Digital literacy: overcoming isolation in a connected world
When the Covid-19 Pandemic hit, many people became isolated; but technology offered a way to stay connected. However, for many seniors, new technology is like a foreign language.
“If you don't learn technology, you're gonna be left behind and a lot of folks are left behind now,” said Paul Dukes, a senior living in Columbia.
Dukes enrolled in a digital literacy class offered by Palmetto Care Connections, a nonprofit telehealth network that works to connect healthcare providers to patients in rural communities through telehealth.
Funded by the Rural Local Initiatives Support Corporation, and the South Carolina Department on Aging through the CARES Act, the digital inclusion program gives 100 tablets to seniors across five counties: Allendale, Barnwell, Clarendon, Lower Richland and Williamsburg. The program provides the seniors with internet service and digital skills training.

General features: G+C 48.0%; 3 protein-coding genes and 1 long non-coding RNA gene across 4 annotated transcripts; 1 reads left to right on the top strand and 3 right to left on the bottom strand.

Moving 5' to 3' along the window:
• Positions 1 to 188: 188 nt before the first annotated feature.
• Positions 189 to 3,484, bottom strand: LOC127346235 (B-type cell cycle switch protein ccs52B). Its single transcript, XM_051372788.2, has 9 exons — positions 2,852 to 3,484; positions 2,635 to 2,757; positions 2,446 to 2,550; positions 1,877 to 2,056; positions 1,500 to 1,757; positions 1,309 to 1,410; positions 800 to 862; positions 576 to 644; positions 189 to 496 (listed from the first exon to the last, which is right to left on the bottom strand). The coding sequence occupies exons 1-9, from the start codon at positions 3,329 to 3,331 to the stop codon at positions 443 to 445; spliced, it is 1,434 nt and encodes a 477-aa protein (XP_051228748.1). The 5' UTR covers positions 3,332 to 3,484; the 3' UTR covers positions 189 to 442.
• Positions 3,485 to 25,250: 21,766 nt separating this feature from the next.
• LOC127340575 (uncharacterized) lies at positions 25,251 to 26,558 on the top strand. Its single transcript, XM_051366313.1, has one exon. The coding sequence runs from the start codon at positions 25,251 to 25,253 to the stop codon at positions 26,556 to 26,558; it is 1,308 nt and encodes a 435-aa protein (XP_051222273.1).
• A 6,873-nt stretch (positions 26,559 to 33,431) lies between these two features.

Kathy Schwarting, chief executive officer of PCC, said in addition to teaching about telehealth, the classes also help seniors learn the basics of communicating through virtual calls, and email.
“(Seniors) love learning how to take pictures, they love learning how to do selfies,” Schwarting said. “Their eyes light up and they’re just so excited when they can do the things that we take for granted that everybody knows how to do, and they don’t.”
Kay Hightower, senior consultant for outreach and partnership building for the SCDOA, said digital inclusion is the key to connecting seniors who are socially isolated.
“By letting them connect with their device, it gets them to the outside world,” Hightower said. “It kind of reminds me of libraries in the olden days where you would say give a kid a book and it shows them the world; give a senior a tablet and it shows them the world.”